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An Implicature Account of Idioms

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The traditional approach of treating idiomatic phrases as lexical items has been criticized for failing to account for the semantic and syntactic flexibility such phrases can exhibit. Pragmatic accounts of idioms are now being proposed, according to which the words of the idiomatic phrase contribute their ordinary semantic content as the basis for a pragmatic interpretation of the idiom. After examining the strengths and weaknesses of Andy Egan’s Pretence view, I argue that idioms convey their idiomatic sense via conversational implicature. Idiomatic phrases in their typical use are explained as cases of generalized conversational implicature, while the figurative modification and extension of idioms identified by Egan are explained as cases of particularized conversational implicature. I show that the Implicature view is compatible with both the stereotypical inflexibility of idiomatic phrases and the observation that the understanding of idioms does not seem to proceed by a process of deriving the idiom’s meaning on the basis of the ordinary meaning of the idiom’s constituent words.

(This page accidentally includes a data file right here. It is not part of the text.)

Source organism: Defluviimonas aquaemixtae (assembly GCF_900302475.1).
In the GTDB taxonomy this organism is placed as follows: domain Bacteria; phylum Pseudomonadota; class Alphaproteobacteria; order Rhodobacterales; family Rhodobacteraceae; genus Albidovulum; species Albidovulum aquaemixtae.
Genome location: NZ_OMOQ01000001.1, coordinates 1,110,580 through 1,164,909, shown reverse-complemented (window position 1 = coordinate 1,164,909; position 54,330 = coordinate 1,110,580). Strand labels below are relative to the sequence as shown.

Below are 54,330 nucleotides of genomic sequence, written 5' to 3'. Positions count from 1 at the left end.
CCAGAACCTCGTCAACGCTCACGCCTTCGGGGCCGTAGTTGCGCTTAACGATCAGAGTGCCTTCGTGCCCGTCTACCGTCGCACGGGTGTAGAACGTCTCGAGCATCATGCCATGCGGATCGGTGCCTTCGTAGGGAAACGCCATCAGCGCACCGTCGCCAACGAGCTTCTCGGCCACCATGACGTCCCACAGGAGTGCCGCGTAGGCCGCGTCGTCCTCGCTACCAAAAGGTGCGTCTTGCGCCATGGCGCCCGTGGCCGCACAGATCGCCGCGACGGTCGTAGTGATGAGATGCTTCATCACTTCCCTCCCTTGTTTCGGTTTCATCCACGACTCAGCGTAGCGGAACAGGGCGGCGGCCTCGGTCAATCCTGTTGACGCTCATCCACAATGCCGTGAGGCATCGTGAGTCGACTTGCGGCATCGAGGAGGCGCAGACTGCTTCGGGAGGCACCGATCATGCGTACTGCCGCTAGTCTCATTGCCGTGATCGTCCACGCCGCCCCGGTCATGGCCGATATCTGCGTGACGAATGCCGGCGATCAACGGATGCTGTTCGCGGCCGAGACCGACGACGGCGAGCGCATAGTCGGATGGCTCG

Affiliations: 1: State University of New York at New Paltz, USA


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